Some Long Beach food banks say they’ve seen the need for assistance among local families double or triple this year as more and more locals deal with unemployment, furloughs and a lack of government aid while the pandemic reaches its most intense period yet.
“There’s a lot of need; people are struggling right now,” said Diana Lara, executive director of Food Finders, which connects surplus food and donations to nonprofit organizations throughout Southern California. “With the number of people laid off and furloughed, many people are going to food banks for the first time this year.”
The need is so large that Food Finders already met its annual goal of moving 14 million pounds of rescued food by October of this year, and that’s not counting the busy holiday season. The organization is seeing donations go up as well from “everywhere,” Lara said, including manufacturers, distributors, schools, restaurants and hospitals.
Increased distribution from the USDA has also helped food banks keep up with the demand.
“We are moving as much food as we can,” Lara said, adding that food banks across the region tell Food Finders they need as much food as possible.
Smaller food banks and organizations have also felt the increased need. Help Me Help You has doubled the number of food pantry locations they serve in Long Beach since March, said executive director Zina Washington. They’re also ramping up their new grocery delivery program to help seniors and homebound people in need.
“The effects of the crisis are still being felt,” Washington said. “And it’s continuing to grow; it’s not over.”
Washington said her organization struggles the most with meeting the needs of those without homes to cook in. The homeless are a big portion of their clientele, so providing them filling and shelf-stable food can be a challenge.
At Urban Community Outreach, the number of grocery boxes they provide to families each week grew from a handful to about 25, in addition to the 170 meals for their homeless clients, said interim executive director Ann Schmit-Lampe. That might not seem like a lot, but it’s a big difference for the small nonprofit that’s open once a week.
“It seems like every week, more and more people are asking for food,” Schmit-Lampe said, and more are asking for rental assistance.
While Urban Community Outreach is able to stay reasonably stocked, oftentimes their stores are depleted by the middle of the week, she said.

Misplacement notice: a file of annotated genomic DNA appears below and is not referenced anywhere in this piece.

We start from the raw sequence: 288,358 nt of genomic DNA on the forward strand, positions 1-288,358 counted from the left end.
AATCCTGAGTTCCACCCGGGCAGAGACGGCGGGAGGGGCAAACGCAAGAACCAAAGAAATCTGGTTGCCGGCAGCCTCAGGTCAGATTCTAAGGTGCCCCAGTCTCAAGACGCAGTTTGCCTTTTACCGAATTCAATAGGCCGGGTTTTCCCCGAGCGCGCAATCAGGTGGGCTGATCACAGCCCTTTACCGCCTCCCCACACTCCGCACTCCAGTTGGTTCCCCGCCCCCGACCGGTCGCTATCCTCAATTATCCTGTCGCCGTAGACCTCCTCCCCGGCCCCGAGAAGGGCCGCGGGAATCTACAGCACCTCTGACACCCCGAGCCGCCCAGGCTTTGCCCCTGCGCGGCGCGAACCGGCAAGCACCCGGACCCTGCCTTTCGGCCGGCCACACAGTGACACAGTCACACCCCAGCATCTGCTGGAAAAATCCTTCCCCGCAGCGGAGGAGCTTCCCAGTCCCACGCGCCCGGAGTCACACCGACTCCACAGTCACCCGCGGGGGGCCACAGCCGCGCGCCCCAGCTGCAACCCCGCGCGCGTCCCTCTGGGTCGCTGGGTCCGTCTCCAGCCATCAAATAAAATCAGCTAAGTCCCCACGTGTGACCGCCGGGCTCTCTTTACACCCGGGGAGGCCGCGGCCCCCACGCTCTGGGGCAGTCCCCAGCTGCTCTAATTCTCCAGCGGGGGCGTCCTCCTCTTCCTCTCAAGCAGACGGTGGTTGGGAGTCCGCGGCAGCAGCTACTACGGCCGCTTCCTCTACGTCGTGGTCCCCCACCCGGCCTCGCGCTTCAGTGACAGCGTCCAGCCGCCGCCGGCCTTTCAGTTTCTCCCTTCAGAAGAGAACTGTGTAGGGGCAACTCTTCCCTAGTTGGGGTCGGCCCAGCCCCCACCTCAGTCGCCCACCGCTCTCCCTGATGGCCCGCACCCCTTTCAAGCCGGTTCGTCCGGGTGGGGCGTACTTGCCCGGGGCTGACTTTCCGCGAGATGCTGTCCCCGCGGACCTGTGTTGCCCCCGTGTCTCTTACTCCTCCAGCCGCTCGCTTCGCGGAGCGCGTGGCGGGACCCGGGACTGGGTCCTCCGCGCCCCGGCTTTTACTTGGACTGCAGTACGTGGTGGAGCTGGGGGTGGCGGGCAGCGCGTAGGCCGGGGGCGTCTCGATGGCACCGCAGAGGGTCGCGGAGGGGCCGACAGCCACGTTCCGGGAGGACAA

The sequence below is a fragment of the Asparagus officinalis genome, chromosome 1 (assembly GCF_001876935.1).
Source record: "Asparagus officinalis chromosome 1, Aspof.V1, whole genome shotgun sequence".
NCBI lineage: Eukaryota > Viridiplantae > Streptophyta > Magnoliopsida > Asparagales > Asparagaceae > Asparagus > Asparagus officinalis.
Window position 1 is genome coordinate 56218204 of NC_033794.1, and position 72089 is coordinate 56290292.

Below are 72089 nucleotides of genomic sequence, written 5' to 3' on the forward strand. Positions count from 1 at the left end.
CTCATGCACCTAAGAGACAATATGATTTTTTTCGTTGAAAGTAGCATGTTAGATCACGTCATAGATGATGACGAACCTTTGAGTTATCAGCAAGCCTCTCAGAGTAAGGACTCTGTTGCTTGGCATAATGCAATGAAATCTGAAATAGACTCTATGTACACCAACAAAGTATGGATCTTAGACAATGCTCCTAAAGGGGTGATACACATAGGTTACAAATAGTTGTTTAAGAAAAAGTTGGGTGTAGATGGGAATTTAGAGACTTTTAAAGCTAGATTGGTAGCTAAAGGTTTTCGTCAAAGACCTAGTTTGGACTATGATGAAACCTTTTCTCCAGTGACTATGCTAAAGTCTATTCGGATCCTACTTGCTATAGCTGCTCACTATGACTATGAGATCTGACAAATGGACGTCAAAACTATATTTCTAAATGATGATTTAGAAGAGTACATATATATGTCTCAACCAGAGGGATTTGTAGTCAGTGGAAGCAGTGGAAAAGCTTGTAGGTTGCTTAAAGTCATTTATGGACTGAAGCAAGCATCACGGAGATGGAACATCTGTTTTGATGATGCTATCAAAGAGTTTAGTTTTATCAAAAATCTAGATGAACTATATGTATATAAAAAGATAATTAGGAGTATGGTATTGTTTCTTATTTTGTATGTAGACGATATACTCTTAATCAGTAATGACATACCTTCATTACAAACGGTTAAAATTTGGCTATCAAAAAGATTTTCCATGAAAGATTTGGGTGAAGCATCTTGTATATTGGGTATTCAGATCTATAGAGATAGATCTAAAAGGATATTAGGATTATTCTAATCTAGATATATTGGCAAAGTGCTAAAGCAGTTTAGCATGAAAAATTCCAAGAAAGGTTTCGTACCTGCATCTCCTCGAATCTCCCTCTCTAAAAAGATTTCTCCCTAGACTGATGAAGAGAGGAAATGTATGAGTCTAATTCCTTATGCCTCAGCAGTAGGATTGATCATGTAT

A larger food pantry, Long Beach Community Table, has increased its hours for people to come get fresh produce and non-perishables at its Bellflower warehouse to four days a week, with no appointment needed. They are now feeding between 2,500 and 3,000 people each week. Before the pandemic, it was about 1,200 to 1,500 people.
Other than direct donations, some food pantries just need more hands on deck. With the latest COVID-19 case surge, more people are worried about being exposed to the virus and wary of coming in to volunteer, said Long Beach Community Table executive director Kristen Cox.
She has seen the need for delivered grocery boxes jump from just a handful of people to 850 homes in and around Long Beach this year.
“We go to homes sometimes where the lights are turned off because they cant afford the utility bill and deliver the food to their front door,” Cox said.
They have to keep up home deliveries for people who are elderly, sick, immunocompromised or without any form of transportation. Volunteers make the deliveries every Sunday, although Cox said a lack of volunteers has made it harder. On one recent week, it took until Tuesday to make all the deliveries, she said.
But people are out of jobs and need the help, so she and her team work to meet the need as much as possible, she said. Her organization is also collecting blankets, jackets and socks for the winter for those without housing.
“We don’t have a safety net,” Cox said. “We’re just trying to do what we can to help.”
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